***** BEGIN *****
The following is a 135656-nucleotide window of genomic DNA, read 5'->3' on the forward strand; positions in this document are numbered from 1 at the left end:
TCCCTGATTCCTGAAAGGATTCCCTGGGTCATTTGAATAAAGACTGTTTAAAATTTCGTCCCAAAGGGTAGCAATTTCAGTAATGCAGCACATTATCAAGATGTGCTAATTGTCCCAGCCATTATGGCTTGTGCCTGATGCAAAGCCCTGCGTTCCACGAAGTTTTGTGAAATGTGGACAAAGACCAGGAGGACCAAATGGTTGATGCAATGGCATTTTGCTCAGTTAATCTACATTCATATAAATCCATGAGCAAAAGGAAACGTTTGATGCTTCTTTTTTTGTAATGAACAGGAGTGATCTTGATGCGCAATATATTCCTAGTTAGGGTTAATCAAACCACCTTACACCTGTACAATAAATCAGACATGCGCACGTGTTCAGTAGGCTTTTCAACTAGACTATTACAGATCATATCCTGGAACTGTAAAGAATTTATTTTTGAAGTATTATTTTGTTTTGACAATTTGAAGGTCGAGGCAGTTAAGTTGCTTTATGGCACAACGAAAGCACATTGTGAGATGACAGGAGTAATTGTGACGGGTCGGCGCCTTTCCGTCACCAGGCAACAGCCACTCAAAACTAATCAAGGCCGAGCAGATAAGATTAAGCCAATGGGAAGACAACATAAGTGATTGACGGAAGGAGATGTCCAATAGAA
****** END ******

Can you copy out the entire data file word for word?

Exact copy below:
The following is a 135656-nucleotide window of genomic DNA, read 5'->3' on the forward strand; positions in this document are numbered from 1 at the left end:
TCCCTGATTCCTGAAAGGATTCCCTGGGTCATTTGAATAAAGACTGTTTAAAATTTCGTCCCAAAGGGTAGCAATTTCAGTAATGCAGCACATTATCAAGATGTGCTAATTGTCCCAGCCATTATGGCTTGTGCCTGATGCAAAGCCCTGCGTTCCACGAAGTTTTGTGAAATGTGGACAAAGACCAGGAGGACCAAATGGTTGATGCAATGGCATTTTGCTCAGTTAATCTACATTCATATAAATCCATGAGCAAAAGGAAACGTTTGATGCTTCTTTTTTTGTAATGAACAGGAGTGATCTTGATGCGCAATATATTCCTAGTTAGGGTTAATCAAACCACCTTACACCTGTACAATAAATCAGACATGCGCACGTGTTCAGTAGGCTTTTCAACTAGACTATTACAGATCATATCCTGGAACTGTAAAGAATTTATTTTTGAAGTATTATTTTGTTTTGACAATTTGAAGGTCGAGGCAGTTAAGTTGCTTTATGGCACAACGAAAGCACATTGTGAGATGACAGGAGTAATTGTGACGGGTCGGCGCCTTTCCGTCACCAGGCAACAGCCACTCAAAACTAATCAAGGCCGAGCAGATAAGATTAAGCCAATGGGAAGACAACATAAGTGATTGACGGAAGGAGATGTCCAATAGAA